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Bahrain, Sudan and UAE follow Saudis in diplomatic action against Iran
Bahrain and Sudan have quickly followed Saudi Arabia in severing diplomatic relations with Iran in the wake of a row over the execution of a leading Shia cleric by the Saudi authorities, which has provoked wide international condemnation. Sudan also says it has cut diplomatic links, while the United Arab Emirates has also downgraded ties with Tehran.
Saudi Arabia also said that it was halting all air traffic to and from Iran, and would ban its citizens from visiting. Iranians, however, would be still be able to visit the kingdom for pilgrimages to Mecca.
The Gulf island state Bahrain, Saudi Arabia's closest Gulf ally, said on Monday that Iranian diplomats had 48 hours to leave Manama, and its own diplomats would be leaving Tehran.
Shortly afterwards, Sudan announced that it was expelling the Iranian ambassador to Khartoum and that all ties had been severed. Sudan has been distancing itself gradually from Tehran in recent months.
The UAE is also downgrading its diplomatic representation to Iran, replacing its ambassador with a chargé d'affaires, al-Hadath TV reported. The relatively modest step is likely to reflect the close trade ties between the two countries despite longstanding political tensions.
Over the weekend protesters set ablaze the Saudi embassy in Tehran and its consulate in another Iranian city, Mashhad. The attacks have been widely condemned inside Iran as an own goal, diverting attention from the execution of Sheikh Nimr al-Nimr and 46 others.
Attacks on foreign embassies have often taken place in Iran: these include the 2011 storming of the British embassy and the infamous US hostage crisis after the 1979 Islamic Revolution.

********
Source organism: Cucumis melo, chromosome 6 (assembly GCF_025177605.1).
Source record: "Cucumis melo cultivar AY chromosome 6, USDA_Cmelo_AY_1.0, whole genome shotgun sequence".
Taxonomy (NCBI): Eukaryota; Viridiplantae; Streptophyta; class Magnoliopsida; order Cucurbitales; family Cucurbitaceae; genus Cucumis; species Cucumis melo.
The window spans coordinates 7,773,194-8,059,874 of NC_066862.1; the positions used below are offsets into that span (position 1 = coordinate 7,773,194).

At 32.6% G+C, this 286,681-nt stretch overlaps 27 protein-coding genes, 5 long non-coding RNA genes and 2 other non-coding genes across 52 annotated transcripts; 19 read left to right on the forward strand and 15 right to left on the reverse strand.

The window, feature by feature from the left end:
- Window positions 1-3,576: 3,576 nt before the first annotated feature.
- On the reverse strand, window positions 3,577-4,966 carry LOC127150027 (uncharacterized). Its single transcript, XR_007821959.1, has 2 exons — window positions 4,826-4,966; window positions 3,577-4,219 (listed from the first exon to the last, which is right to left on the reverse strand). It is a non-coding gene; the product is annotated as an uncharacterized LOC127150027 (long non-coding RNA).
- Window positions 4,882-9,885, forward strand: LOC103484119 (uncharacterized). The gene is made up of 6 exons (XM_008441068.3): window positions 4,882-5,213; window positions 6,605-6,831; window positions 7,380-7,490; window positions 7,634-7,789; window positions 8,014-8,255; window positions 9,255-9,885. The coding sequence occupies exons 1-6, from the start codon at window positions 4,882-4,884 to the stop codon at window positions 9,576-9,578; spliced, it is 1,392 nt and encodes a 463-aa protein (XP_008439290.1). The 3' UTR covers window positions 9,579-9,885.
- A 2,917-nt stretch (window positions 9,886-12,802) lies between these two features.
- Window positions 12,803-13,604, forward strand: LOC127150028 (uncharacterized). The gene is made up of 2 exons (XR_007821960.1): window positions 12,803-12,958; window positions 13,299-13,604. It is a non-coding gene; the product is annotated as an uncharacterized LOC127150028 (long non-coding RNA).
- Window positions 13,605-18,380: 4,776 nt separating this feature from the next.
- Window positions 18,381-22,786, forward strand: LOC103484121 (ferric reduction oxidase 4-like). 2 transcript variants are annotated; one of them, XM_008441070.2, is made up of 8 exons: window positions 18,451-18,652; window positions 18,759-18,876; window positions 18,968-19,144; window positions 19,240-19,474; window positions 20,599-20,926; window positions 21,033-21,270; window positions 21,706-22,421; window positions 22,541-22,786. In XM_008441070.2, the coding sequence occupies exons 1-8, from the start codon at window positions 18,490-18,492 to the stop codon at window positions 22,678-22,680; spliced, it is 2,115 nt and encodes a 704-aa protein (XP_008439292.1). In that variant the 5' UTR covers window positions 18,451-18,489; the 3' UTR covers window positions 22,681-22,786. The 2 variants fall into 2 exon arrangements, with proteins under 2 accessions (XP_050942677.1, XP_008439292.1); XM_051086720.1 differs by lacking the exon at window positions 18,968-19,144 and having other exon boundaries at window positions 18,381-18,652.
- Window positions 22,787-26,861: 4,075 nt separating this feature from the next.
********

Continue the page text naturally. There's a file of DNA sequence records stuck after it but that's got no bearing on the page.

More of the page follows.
The recent incidents have brought much embarrassment for the moderate administration of the president, Hassan Rouhani, and undermined his diplomatic apparatus. Internal critics say the unrest has shifted attention away from the executions in Saudi Arabia.
Iran's foreign ministry spokesman, Hossein Jaberi Ansari, said on Monday: "It seems that Saudi Arabia considers not only its interest, [but also] its survival in the continuation of tensions and conflicts and is trying to settle its domestic problems through blame games.
"The Islamic Republic of Iran pursues a clear and transparent policy with regard to the expansion of interaction and cooperation with all neighbours and world countries and enjoys excellent relations with many regional governments, especially Arabic governments."
The row is likely to have serious consequences for Iranians who plan to travel to Saudi Arabia for the hajj pilgrimage. Iranians need visas for such visits and some people save for several years in order to make the journey. It is still unknown whether upcoming visits will all be cancelled.
On Monday Iran's first vice-president, Eshagh Jahangiri, used strong language to denounce Saudi officials over the executions. "I advise the Saudi leaders to stop these subversive, hasty, illogical, emotional acts that are marked by mismanagement," he was quoted as saying by the state-run Press TV.
"Just look what chaos you have created in the region over the past couple of years," he said. "What came of your move to create terrorist groups other than plunging the region into disarray and the plundering of the properties of the people of Syria and Iraq and elsewhere?"
The head of Iran's judicial system, Ayatollah Sadeq Amoli-Larijani, accused Saudis of wreaking havoc in the region. "The Muslim world today is witnessing numerous crimes [committed] by Saudis in different regions and in all [instances of] belligerency happening in Iraq, Syria, Lebanon, Yemen and Bahrain, Saudis' fingerprints and their support for terrorists are seen," he said on Monday, according to Press TV.
[Source: By Ian Black and Saeed Kamali Dehghan, The Guardian, London, 04Jan16]
State of Exception
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